• These are disadvantaged brown people who need our help. Why not give it to them? To exclude them from sharing in our prosperity is racist.
  • Indeed, the conservative position is easily dismissed as racist, which by contrast gives progressivism a brighter moral luster. (That isn’t an argument progressives make, but it certainly seems to inspire them.)
  • We can expect greater support for socialist, globalist projects from immigrants, who are more left-leaning. We can do more for them, and they will be grateful to and supportive of our programs.
  • If the “Western” or “white” character of European and American civilization are in decline, let it decline. If there are people reproducing more, who can support social programs arriving from other places, that’s a good thing, not a bad thing.

The elites. Closely overlapping with, but distinguishable from, the rank-and-file progressive viewpoint is what I will call the elite viewpoint. Their concerns are perhaps hidden and cynical but no less real and influential:

  • We need cheap laborers and “guest workers.” These immigrants do jobs our own people are not willing to do. Few will actually admit to thinking so, but a view aptly described “elitist” is that society actually needs an underclass and European and American societies need to replenish theirs.
  • Immigration is shaping into a massive left-right fight, and that’s a good thing—it justifies concentrating power in the hands of the more enlightened power centers of Brussels and Washington, D.C., as well as justifying the seizure of new powers that, formerly, liberals would never have agreed to (such as control of speech and mass surveillance).

This conflict has come to a head recently—why? It seems to be a combination of factors. There has been lax immigration enforcement for generations; this has led to a growing flow (and now a flood) of immigration, including illegal immigration especially recently; there is again especially recently widespread pro-immigrant sentiment on the left and among elites, which has given political cover and support for expanded bases of social support; in recent years, tolerance of illegal immigration has become de rigueur, with signals everywhere in mass media indicating that complaints about illegal immigration is politically incorrect; meanwhile, some of the ill effects of illegal immigration, especially crime in Europe and political chaos in the U.S., have made immigration in general an important hot-button issue; and, finally, the urgency of the issue has radicalized some, who are all but declaring that they are in favor of open borders.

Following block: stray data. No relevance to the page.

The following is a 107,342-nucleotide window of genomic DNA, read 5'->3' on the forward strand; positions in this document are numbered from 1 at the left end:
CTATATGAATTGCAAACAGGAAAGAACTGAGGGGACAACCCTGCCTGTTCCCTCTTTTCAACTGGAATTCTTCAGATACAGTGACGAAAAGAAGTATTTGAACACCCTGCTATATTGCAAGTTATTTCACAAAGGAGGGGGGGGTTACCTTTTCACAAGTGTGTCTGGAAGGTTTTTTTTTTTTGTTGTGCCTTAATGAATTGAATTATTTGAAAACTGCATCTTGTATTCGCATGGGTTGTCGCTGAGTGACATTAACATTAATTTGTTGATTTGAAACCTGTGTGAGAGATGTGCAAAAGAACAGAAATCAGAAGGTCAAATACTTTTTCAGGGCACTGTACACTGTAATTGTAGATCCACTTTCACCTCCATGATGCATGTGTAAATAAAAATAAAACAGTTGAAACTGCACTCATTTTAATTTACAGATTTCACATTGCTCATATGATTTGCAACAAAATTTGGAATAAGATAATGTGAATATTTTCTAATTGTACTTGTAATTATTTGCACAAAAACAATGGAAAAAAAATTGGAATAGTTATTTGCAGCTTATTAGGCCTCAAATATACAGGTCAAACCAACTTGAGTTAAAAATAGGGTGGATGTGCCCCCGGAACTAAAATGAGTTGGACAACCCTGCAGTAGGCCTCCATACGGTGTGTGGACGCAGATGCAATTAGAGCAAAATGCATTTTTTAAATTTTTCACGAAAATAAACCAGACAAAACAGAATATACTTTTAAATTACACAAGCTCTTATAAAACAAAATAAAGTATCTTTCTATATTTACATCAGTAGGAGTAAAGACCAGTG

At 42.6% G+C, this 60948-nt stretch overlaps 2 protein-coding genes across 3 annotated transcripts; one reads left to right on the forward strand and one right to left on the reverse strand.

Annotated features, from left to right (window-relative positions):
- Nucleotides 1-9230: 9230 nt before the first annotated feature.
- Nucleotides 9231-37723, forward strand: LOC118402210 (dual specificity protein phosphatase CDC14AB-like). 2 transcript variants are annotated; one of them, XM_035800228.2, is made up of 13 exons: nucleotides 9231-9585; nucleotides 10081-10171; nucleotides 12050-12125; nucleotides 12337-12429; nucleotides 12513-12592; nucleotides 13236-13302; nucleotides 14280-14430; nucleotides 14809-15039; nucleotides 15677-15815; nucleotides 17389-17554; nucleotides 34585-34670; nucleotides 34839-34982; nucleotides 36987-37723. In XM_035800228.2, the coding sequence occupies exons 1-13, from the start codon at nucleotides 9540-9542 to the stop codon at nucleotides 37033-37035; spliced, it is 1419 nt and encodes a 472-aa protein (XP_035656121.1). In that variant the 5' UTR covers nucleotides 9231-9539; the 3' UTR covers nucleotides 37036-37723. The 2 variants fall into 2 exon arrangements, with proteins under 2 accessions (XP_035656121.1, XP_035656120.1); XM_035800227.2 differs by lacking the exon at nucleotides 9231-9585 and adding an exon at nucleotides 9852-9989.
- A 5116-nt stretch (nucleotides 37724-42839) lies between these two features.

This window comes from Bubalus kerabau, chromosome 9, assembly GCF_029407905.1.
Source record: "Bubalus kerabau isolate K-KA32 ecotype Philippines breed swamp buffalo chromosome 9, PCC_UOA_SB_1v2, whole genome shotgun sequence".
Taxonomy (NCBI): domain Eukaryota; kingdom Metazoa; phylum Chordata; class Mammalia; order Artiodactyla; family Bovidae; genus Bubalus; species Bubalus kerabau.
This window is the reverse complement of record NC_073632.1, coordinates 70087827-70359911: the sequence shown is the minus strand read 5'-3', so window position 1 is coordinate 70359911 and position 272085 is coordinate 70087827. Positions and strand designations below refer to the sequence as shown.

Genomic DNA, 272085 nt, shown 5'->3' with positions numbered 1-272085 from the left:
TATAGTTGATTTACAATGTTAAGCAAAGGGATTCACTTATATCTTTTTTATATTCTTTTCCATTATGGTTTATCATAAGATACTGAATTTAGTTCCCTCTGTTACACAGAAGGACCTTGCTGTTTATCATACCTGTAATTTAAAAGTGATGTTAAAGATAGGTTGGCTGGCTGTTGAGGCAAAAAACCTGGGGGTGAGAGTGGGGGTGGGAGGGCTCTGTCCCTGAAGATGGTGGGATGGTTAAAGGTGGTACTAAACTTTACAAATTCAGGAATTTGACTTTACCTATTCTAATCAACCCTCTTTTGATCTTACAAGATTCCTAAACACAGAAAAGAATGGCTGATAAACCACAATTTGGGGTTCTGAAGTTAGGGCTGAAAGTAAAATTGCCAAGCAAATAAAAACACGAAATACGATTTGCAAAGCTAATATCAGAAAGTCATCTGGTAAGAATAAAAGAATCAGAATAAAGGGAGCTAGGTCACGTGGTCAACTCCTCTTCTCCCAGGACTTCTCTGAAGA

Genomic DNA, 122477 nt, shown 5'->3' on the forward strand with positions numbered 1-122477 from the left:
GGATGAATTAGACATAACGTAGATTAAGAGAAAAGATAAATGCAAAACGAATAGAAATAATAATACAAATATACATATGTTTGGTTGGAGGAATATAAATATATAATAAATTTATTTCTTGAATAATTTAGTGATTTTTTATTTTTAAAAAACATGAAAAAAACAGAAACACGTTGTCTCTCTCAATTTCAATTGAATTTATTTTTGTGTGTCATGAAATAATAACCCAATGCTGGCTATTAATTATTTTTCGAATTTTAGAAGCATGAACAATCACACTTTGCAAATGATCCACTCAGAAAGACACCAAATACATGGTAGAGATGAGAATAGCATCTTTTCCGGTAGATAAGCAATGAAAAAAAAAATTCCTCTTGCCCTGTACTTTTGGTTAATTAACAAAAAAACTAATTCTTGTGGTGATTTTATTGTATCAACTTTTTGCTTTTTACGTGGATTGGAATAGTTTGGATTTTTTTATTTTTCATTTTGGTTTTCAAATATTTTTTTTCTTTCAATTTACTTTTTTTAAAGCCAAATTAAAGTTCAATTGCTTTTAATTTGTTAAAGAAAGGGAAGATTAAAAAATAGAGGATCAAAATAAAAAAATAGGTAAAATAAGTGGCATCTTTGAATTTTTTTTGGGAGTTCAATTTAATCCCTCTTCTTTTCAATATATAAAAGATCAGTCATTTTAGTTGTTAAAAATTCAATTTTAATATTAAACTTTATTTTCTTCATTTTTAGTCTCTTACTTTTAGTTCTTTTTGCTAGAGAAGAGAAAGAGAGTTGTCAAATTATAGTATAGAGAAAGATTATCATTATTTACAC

In other words, things are coming to a head especially because our elites and progressives seem increasingly openly in favor of open borders, and the borders really have been opening up. This would seem to entail an enormous change in global civilization; and it makes an adjudication of all of the issues listed above (and below) incredibly important to settle.

In a blog post last March, I asked whether Western civilization is collapsing. In the end, I didn’t find the question all that fruitful. Conservatives say yes, progressives say no or who cares, but it doesn’t seem that anything is going to be settled by discussing that question. I think it might be more enlightening to ask another: What do we want the world to look like?

The main options of immigration policy seem to bear directly on this question: open borders (as many progressives and libertarians want); the status quo (which nobody seems to want, but which seems very difficult to escape); traditional regulated immigration (which we all say we want, except for the explicitly open border radicals, but which the Establishment resists tooth and nail); and very little or no immigration (a la Japan).

The question is what we want the world to look like. It is difficult to clarify exactly what this important question even means.

But perhaps “What immigration policy do we want?” is not the question I want to ask. I’m asking a philosophical question that is, perhaps, prior to or in any event seems logically bound up with questions about immigration policy. The question is what we want the world to look like. It is difficult to clarify exactly what this important question even means.

It is tempting to place before the reader a few choices:

  • Traditional pluralism. We want a smorgasbord of different nations, each having a different language and culture, a national religion, etc. In other words, more or less how the world was before the advent of globalism…and colonialism.
  • Monoculturalism. We want a single global monoculture, everyone speaking the same language, having the same secular beliefs, democratic socialist politics, a vibrant culture of entrepreneurship, globally regulated Internet, etc. Eventually, a single world government.